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  • Results 1 to 2 of 2

    Thread: Treating koi for red streaks

    1. #1
      lorettalea is offline Junior Member
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      Treating koi for red streaks

      My koi are recovering from the ammonia spike and being handled during the clean out of the pond 6 weeks ago. Before realizing there was a problem we lost 3 large koi. Besides stabilizing the water I added beneficial bacteria, and upgraded the aeration system, I treated for parasites with ProC and then Fenbendazole for flukes. Also used some Melafix. We have excellent well water so chlorine and additives are not an issue. We have 8000 gallons and carry a fish load of 15 that range is size from 8" to 22". The pond has been operating for 15 years with no problems up until this year. In fact, the most we have ever done is water changes, aeration, filter, vacuum, and clean-outs every few years. The water from the well is about 60F but I have never noticed any adverse effects on the fish during water changes (usually no more than 10 to 20%). About 3 or 4 of the koi still have some red streaks in their tails but no fin loss and they have returned to eating and behaving normally. I read that low KH (50ppm) can contribute to red streaks, especially in butterfly koi (?), so yesterday I began trying to raise the KH by adding baking soda, which caused the ammonia level to rise from 0 to .25ppm. I do not want to handle these koi again to put in QT and would like to avoid using antibiotics. Can I expect them to continuing healing without using antibiotics? These fish are not easy to catch and it usually stresses out the whole group to get in the pond and catch them. All of them just returned to coming to the surface and feed last week after the events of the last 6 weeks. This evening when we feed I wlll get some pictures of the affected koi and post them. Any insights, reassurance or advice would be appreciated.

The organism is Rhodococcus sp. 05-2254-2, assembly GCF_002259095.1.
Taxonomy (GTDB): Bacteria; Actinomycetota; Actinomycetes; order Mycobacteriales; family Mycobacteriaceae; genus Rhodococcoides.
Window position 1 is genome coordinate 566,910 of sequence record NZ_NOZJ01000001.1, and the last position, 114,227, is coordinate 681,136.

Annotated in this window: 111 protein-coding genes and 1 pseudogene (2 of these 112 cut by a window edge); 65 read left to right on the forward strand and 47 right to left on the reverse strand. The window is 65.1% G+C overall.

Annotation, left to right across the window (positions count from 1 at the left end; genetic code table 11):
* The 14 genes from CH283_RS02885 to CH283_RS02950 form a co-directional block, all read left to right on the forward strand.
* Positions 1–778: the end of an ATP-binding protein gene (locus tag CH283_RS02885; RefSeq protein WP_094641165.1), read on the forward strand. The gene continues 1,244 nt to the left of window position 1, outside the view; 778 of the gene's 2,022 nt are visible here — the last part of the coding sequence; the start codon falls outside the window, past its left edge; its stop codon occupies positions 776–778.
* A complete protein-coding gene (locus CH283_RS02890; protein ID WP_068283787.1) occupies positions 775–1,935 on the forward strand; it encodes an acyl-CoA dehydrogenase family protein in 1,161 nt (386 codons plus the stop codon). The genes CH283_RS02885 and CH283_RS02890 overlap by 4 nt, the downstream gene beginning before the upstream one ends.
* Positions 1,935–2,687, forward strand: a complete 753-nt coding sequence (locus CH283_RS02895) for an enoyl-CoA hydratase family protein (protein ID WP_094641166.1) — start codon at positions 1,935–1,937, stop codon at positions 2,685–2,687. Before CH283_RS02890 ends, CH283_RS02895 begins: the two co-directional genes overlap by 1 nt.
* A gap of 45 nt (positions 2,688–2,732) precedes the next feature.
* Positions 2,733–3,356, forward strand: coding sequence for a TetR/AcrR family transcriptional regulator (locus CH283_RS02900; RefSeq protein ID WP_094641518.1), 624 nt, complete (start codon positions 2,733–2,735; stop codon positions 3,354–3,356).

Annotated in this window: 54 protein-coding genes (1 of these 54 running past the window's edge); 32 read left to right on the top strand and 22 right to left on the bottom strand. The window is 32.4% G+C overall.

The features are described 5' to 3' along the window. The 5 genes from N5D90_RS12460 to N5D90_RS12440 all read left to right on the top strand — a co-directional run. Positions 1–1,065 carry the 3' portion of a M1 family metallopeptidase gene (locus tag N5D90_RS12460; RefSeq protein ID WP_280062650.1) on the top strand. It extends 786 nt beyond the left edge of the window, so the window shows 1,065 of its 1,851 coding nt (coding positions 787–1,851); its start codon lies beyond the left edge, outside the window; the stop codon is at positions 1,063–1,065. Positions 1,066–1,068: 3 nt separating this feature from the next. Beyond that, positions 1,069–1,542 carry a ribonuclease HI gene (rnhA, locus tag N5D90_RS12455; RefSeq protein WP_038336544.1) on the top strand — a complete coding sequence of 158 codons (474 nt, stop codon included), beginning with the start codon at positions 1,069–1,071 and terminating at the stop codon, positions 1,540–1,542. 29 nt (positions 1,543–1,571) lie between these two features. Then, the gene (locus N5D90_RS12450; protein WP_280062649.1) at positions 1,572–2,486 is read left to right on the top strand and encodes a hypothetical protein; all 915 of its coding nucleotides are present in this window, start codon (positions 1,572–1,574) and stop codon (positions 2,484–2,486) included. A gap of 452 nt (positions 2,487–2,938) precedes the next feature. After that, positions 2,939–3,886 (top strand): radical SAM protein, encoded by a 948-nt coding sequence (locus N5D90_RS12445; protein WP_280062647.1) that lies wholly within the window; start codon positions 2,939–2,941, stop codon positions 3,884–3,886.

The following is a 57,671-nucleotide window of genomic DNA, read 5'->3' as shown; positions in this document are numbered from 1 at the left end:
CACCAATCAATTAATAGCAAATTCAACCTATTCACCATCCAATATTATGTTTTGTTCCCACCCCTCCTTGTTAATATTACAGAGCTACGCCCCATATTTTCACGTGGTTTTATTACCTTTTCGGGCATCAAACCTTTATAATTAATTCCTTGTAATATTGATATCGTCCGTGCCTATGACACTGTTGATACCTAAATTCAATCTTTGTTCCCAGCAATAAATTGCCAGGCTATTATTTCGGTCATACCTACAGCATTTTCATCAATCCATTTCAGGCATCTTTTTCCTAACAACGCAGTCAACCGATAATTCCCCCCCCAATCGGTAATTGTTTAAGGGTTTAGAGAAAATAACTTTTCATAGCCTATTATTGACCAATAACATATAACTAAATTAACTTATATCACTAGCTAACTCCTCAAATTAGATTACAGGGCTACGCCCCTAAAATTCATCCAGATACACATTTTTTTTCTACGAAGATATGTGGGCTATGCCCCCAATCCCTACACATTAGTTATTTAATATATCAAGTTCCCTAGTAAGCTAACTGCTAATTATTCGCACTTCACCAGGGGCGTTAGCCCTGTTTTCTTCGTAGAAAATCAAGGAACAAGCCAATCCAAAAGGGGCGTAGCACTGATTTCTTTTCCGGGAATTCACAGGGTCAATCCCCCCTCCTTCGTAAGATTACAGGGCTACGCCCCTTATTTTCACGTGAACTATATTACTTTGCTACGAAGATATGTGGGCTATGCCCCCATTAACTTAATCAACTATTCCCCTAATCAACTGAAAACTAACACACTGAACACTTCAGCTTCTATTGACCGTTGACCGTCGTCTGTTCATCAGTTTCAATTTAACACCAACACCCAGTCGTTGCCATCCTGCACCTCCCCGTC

KH 6 drops
      Ammonia .25
      Nitrites 0
      Nitrates 0
      Water Temperature 80F (100F here with no rain for almost weeks)

    2. #2
      Marilyn's Avatar
      Marilyn is offline Supporting Member ~ Koi Health Care Committee Member
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      Sorry I missed this until now!

      Yes, water quality absolutely can create what you are describing. Unfortunately, a number of things can but you should address water quality first as that will influence the others.
      Beneficial bacteria (in your filters/pond) need KH to convert from ammonia to nitrite to nitrate. It is expended in the process so you have to maintain a good amount of KH so the ammonia will be converted. Not doing so risks a pH crash and fish loss.
      Make sure you bind any ammonia present in pond before adding baking soda to raise the KH.

      I hope things are in good order now.
      Still learning as I go but y'all can call me Marilyn

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